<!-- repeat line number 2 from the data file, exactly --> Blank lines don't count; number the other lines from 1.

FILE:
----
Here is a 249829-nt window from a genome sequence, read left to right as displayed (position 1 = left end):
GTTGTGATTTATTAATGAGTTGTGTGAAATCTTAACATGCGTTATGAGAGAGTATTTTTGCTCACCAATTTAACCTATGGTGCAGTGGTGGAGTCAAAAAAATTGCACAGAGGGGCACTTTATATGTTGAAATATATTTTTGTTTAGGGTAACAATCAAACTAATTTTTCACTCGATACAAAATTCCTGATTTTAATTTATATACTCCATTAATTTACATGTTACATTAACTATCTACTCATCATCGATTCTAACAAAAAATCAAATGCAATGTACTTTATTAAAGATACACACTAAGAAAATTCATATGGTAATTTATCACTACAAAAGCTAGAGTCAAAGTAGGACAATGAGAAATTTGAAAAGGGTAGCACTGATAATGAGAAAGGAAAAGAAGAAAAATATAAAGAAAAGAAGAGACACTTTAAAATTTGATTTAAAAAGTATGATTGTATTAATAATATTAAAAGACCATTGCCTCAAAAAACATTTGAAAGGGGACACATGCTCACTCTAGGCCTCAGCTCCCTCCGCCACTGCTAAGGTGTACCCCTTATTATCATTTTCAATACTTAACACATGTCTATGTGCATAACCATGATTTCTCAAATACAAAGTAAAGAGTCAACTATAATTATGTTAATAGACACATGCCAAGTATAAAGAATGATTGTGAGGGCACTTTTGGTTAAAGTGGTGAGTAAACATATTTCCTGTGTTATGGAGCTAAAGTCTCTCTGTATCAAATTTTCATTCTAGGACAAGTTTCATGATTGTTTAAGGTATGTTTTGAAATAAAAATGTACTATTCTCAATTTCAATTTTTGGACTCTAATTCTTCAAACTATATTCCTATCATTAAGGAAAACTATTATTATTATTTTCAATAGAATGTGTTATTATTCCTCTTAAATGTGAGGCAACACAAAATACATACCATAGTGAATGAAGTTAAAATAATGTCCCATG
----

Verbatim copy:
GTTGTGATTTATTAATGAGTTGTGTGAAATCTTAACATGCGTTATGAGAGAGTATTTTTGCTCACCAATTTAACCTATGGTGCAGTGGTGGAGTCAAAAAAATTGCACAGAGGGGCACTTTATATGTTGAAATATATTTTTGTTTAGGGTAACAATCAAACTAATTTTTCACTCGATACAAAATTCCTGATTTTAATTTATATACTCCATTAATTTACATGTTACATTAACTATCTACTCATCATCGATTCTAACAAAAAATCAAATGCAATGTACTTTATTAAAGATACACACTAAGAAAATTCATATGGTAATTTATCACTACAAAAGCTAGAGTCAAAGTAGGACAATGAGAAATTTGAAAAGGGTAGCACTGATAATGAGAAAGGAAAAGAAGAAAAATATAAAGAAAAGAAGAGACACTTTAAAATTTGATTTAAAAAGTATGATTGTATTAATAATATTAAAAGACCATTGCCTCAAAAAACATTTGAAAGGGGACACATGCTCACTCTAGGCCTCAGCTCCCTCCGCCACTGCTAAGGTGTACCCCTTATTATCATTTTCAATACTTAACACATGTCTATGTGCATAACCATGATTTCTCAAATACAAAGTAAAGAGTCAACTATAATTATGTTAATAGACACATGCCAAGTATAAAGAATGATTGTGAGGGCACTTTTGGTTAAAGTGGTGAGTAAACATATTTCCTGTGTTATGGAGCTAAAGTCTCTCTGTATCAAATTTTCATTCTAGGACAAGTTTCATGATTGTTTAAGGTATGTTTTGAAATAAAAATGTACTATTCTCAATTTCAATTTTTGGACTCTAATTCTTCAAACTATATTCCTATCATTAAGGAAAACTATTATTATTATTTTCAATAGAATGTGTTATTATTCCTCTTAAATGTGAGGCAACACAAAATACATACCATAGTGAATGAAGTTAAAATAATGTCCCATG